Europe-based global major aerospace group Airbus announced at the end of June that it was going to have to cut 15 000 jobs over the next 12 months – from now until the northern summer of 2021 – and resize the operations of its commercial aircraft business. These steps were being taken to meet the impacts of the Covid-19 pandemic crisis, which had severely affected the global air transport sector.
The necessary information and consultation process has begun, and the group’s aim is to start the downsizing in the northern autumn/southern spring. Airbus has calculated that it needs to shed some 5 000 jobs in France, about 5 100 in Germany, 900 in Spain, 1 700 in the UK and 1 300 at other Airbus sites around the world. These numbers include Airbus’ French subsidiary Stelia and German subsidiary Premium AEROTEC. They exclude 900 jobs at Premium AEROTEC that were already been identified for cutting before the onset of the pandemic, as part of a plan to restructure that subsidiary.
“Airbus is facing the gravest crisis this industry has ever experienced,” highlighted group CEO Guillaume Faury. “The measures we have taken so far have enabled us to absorb the initial shock of this global pandemic. Now, we must ensure that we can sustain our enterprise and emerge from the crisis as a healthy, global aerospace leader, adjusting to the overwhelming challenges of our customers. To conform that reality, we must now adopt more far-reaching measures.”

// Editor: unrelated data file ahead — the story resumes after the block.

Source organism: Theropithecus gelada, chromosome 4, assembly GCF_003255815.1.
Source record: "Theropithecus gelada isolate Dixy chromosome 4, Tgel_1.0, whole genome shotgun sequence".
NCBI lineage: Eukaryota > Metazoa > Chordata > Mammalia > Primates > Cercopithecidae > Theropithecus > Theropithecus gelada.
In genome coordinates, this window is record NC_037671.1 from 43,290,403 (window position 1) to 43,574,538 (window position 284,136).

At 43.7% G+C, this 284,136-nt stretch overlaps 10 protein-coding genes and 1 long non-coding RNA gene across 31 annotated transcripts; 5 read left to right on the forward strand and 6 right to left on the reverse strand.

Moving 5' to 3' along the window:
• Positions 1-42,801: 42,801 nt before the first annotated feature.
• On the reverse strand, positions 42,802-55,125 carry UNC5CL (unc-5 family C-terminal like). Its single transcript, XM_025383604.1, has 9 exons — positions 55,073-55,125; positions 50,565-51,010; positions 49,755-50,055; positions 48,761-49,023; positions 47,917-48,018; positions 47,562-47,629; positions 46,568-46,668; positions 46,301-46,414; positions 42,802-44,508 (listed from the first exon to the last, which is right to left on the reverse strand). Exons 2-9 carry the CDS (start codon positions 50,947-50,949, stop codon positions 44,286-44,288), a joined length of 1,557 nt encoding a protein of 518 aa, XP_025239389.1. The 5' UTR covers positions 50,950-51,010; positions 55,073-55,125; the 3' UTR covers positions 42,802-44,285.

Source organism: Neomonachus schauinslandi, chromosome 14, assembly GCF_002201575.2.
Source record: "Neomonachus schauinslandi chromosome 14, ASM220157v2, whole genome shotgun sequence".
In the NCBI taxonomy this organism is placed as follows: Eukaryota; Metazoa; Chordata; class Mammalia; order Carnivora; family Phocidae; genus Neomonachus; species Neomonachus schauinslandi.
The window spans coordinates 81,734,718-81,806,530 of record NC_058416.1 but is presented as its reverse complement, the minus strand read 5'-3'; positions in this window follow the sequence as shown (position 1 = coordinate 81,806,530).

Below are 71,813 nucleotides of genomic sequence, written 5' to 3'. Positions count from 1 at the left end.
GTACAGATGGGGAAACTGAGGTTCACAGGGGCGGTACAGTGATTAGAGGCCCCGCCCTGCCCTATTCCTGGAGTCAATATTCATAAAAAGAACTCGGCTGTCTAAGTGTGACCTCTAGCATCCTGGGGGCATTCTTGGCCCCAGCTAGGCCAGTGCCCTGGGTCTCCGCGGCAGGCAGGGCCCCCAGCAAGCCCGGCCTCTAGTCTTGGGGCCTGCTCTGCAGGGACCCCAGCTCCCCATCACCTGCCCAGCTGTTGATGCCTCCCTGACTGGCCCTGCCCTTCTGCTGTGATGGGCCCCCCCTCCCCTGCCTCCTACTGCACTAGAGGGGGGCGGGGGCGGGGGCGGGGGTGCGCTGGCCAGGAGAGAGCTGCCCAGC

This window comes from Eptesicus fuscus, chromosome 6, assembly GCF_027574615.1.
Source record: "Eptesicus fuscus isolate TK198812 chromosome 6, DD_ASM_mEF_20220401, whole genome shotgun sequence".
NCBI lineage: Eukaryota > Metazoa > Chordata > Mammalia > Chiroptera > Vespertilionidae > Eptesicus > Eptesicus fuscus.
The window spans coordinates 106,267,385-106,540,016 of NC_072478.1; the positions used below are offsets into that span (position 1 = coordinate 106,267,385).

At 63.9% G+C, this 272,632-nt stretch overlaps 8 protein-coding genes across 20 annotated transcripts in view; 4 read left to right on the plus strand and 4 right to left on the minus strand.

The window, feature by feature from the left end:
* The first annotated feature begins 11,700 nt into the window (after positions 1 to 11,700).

The group pointed out that in recent months there had been an almost 40% drop in commercial aircraft business activity. As a result, Airbus had altered the production rates of its commercial aircraft. Although the group was grateful for the government support it had received, which had minimised the adjustments it had had to make, it did not expect passenger air transport to regain 2019 levels until 2023 at the earliest and perhaps not until 2025. Hence the need to take additional measures.
“Our management team and our board of directors are fully committed to limiting the social impact of this adaptation,” he assured. “We thank our government partners as they help us preserve our expertise and know-how as much as possible and have played an important role in limiting the social impact of this crisis in our industry. The Airbus teams and their skills and competences will enable us to pursue our ambition to pioneer a sustainable future for aerospace.”
Airbus’ commercial aircraft portfolio ranges from the 120-seat A220-100 up to the 550-seat A380. In family terms, it produces the A220, A320, A330 and A350 XWB families, as well as the A380. New engine options (neos) have been developed and are now in production in both the A320 (A319neo, A320neo, A321neo) and A330 families.